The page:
Hudson Valley Parent

HVP March 2015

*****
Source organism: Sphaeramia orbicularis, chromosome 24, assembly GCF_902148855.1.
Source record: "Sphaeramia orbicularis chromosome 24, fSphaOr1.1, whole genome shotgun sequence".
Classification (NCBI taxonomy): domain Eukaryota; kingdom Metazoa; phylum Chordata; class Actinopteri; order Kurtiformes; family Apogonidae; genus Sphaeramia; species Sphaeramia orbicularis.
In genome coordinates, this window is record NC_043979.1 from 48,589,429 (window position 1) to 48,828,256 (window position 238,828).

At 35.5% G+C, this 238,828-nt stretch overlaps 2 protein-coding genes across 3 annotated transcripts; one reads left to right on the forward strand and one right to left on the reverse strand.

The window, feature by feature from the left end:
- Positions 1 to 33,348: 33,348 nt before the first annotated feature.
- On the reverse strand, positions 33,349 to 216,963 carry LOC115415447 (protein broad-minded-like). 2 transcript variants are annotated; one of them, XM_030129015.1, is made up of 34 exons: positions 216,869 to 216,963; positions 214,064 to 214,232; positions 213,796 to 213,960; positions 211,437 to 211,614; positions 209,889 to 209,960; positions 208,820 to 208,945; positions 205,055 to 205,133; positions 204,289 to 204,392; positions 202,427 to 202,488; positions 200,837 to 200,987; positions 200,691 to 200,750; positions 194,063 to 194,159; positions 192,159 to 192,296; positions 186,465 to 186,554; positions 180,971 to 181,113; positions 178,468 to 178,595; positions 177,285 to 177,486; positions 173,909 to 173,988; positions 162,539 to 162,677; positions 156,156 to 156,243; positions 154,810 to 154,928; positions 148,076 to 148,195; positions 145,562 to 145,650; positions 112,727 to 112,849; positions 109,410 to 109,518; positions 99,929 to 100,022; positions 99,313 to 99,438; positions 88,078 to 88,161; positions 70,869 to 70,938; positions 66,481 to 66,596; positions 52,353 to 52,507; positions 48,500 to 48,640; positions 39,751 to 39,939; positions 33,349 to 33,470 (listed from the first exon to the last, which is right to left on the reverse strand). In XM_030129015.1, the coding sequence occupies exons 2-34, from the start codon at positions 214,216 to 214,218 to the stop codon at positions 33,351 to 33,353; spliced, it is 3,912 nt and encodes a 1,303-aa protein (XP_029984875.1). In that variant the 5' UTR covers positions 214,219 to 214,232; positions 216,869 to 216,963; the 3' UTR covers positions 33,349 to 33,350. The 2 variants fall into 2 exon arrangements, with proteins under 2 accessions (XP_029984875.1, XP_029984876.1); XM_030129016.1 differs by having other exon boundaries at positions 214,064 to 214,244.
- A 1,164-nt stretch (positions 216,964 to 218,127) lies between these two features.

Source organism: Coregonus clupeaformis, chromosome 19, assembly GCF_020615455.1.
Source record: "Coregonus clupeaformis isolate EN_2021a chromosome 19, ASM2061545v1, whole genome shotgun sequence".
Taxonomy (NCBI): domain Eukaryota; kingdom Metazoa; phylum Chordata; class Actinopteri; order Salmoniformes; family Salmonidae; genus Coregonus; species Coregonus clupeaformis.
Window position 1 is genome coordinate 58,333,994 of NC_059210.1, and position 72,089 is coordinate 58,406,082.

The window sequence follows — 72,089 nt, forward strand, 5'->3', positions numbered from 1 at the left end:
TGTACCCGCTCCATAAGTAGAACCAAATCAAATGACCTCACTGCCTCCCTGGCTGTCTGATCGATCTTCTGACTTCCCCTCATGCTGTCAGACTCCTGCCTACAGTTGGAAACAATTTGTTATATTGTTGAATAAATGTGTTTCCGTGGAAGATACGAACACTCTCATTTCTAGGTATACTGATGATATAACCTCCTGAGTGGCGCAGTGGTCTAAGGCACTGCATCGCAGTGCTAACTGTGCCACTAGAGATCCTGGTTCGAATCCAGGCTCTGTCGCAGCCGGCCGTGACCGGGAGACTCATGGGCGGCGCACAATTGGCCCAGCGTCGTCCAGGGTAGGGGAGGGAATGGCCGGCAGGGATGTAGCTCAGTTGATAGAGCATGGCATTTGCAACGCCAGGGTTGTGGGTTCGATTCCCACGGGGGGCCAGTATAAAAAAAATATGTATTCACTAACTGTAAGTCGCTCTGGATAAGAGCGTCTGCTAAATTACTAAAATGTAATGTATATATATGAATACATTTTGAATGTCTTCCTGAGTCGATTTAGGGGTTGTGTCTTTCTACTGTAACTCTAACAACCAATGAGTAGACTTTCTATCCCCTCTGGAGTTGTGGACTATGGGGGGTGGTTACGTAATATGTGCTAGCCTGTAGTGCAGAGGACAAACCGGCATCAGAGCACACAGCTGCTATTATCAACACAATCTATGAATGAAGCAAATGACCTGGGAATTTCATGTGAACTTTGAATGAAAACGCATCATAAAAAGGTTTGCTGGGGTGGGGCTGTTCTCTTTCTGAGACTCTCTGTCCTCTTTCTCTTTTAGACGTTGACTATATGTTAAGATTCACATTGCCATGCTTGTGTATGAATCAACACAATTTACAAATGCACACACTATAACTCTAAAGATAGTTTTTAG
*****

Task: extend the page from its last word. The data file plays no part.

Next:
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Page 8 of 41 ■ Hudson Valley Parent 9 I am a Hudson Valley Parent Steve Neuhaus: Local food for local families By BRIAN PJ CRONIN T he scene was a boardroom meeting in the offi ce of Orange County Executive Steve Neu- haus. Around the table, all in suits, were the executives of Amy's Kitchen; a leading organic and natural foods company based in California and Ore- gon. The company had been looking for a place to build an outpost on the eastern seaboard, and Neuhaus was on the verge of fi nalizing a deal to bring them to Orange County. Suddenly the door to the board- room fl ew open, and in ran Neu- haus's 5-year-old daughter Emma screaming "Daddy, daddy, we're going to have a baby brother!" Family-friendly o ce place For many businesses, such an intrusion would have been a deal breaker. But as Neuhaus recalls, his daughter's announcement had the opposite effect. "The CEO of the company, instead of being offended that someone interrupted the meeting, got up and gave my wife a hug, even though he had never met her," Neuhaus said. "He then turned to me and said 'This is the type of community we want to come to.' Coincidentally, his compa- ny, Amy's Kitchen, is named after his child. Everyone seems to be happy that we have a young, family-friendly atmosphere here in the offi ce." Access to fresh, local food Trying to bring new business and new jobs to your county is standard operating procedure for any politi- cian. However, for Neuhaus, who just fi nished his fi rst year in offi ce as the Orange County executive, bring- ing Amy's Kitchen to the table was especially meaningful. Neuhaus was born and raised on a farm in Orange County that his family still owns; he and his wife currently raise honey- bees and keep chickens on their own property. Making sure his constit- uents have access to fresh, local, healthy food has been one of Neu- haus's top priorities. "A lot of parents are concerned about what their kids are eating," Neuhaus said. "My wife and I are no different." Bolstering local farmers Besides bringing Amy's Kitchen to Orange County, Neuhaus has been in- strumental in making sure that local agencies that provide food to schools, senior centers and veterans are using more local produce. Neuhaus also recently procured a $100,000 grant from the USDA to support current Orange County farmer's markets and create new ones — including some that will stay open year-round. Neuhaus says that bol- stering the county's farmer's markets is a win-win situation: It lends eco- nomic support the county's thriving agricultural industry while improving the health of Orange County citizens. "The markets are a very popular thing with families," he said. "I know it's very popular with my family." Making time for family Food and family are inextricably linked for Neuhaus, and not just be- cause he grew up on a farm. Despite the grueling schedule of a county executive, Neuhaus makes sure that he and his extended family — includ- ing his parents, sister, and brother-in- law — get together for breakfast and dinner once a week. He admits that his job doesn't always make this easy, but he knows that's no excuse. "Everyone has some- thing in their life to make them busy, whether it's school or work," he said. "But you always have to fi nd time for this. You don't have to have a glam- orous meal. It just matters that you spend some time together." Neuhaus's career in politics, as well as his career as a lieutenant in the U.S. Naval Reserve, has given him a unique perspective on the fragility of life. "I've seen people that I've loved and cared for pass away. You don't want to have any regrets, or think 'I wish I had had more time with them; I've been too busy at the offi ce.'" And that's why, no matter who he's meeting with, his family and the families of his staff members know that his door is always, always open. Year-round markets County Executive Neuhaus announced back in October that Orange County would be awarded a $100,000 grant from the United State Department of Agriculture's "Farmer's Market Promotion" program. The award is the highest amount that the USDA distributes through this program, and will be used to promote the county's cur- rent markets as well as establish a year-round farmer's market. While the idea of a winter farmer's market may seem like an oxymoron at fi rst (what grows in January?), many Hudson Valley towns have established year- round farmer's markets that sell local meats, cheeses, wine, honey, jarred goods, and hardy storage crops like onions and potatoes.

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